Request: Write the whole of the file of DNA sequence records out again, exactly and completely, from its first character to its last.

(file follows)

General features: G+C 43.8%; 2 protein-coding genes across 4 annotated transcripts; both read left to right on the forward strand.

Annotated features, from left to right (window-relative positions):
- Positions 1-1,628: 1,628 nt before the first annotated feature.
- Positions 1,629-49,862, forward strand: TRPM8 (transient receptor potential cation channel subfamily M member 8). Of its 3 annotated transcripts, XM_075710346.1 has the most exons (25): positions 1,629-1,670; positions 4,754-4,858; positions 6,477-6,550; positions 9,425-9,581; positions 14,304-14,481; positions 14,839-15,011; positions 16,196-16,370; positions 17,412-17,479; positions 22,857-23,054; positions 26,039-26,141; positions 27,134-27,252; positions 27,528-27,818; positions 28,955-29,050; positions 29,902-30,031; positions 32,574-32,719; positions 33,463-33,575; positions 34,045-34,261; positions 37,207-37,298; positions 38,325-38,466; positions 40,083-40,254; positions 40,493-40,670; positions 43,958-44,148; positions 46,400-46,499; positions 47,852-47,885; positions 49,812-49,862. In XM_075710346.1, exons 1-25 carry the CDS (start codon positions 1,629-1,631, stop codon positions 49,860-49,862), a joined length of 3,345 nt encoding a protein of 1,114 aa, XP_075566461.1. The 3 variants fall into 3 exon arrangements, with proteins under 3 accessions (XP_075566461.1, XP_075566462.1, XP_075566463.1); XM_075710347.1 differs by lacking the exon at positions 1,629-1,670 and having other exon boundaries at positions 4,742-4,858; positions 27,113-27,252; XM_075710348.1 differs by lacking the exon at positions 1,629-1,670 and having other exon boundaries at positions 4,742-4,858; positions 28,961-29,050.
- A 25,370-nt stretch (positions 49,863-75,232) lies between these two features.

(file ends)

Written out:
General features: G+C 43.8%; 2 protein-coding genes across 4 annotated transcripts; both read left to right on the forward strand.

Annotated features, from left to right (window-relative positions):
- Positions 1-1,628: 1,628 nt before the first annotated feature.
- Positions 1,629-49,862, forward strand: TRPM8 (transient receptor potential cation channel subfamily M member 8). Of its 3 annotated transcripts, XM_075710346.1 has the most exons (25): positions 1,629-1,670; positions 4,754-4,858; positions 6,477-6,550; positions 9,425-9,581; positions 14,304-14,481; positions 14,839-15,011; positions 16,196-16,370; positions 17,412-17,479; positions 22,857-23,054; positions 26,039-26,141; positions 27,134-27,252; positions 27,528-27,818; positions 28,955-29,050; positions 29,902-30,031; positions 32,574-32,719; positions 33,463-33,575; positions 34,045-34,261; positions 37,207-37,298; positions 38,325-38,466; positions 40,083-40,254; positions 40,493-40,670; positions 43,958-44,148; positions 46,400-46,499; positions 47,852-47,885; positions 49,812-49,862. In XM_075710346.1, exons 1-25 carry the CDS (start codon positions 1,629-1,631, stop codon positions 49,860-49,862), a joined length of 3,345 nt encoding a protein of 1,114 aa, XP_075566461.1. The 3 variants fall into 3 exon arrangements, with proteins under 3 accessions (XP_075566461.1, XP_075566462.1, XP_075566463.1); XM_075710347.1 differs by lacking the exon at positions 1,629-1,670 and having other exon boundaries at positions 4,742-4,858; positions 27,113-27,252; XM_075710348.1 differs by lacking the exon at positions 1,629-1,670 and having other exon boundaries at positions 4,742-4,858; positions 28,961-29,050.
- A 25,370-nt stretch (positions 49,863-75,232) lies between these two features.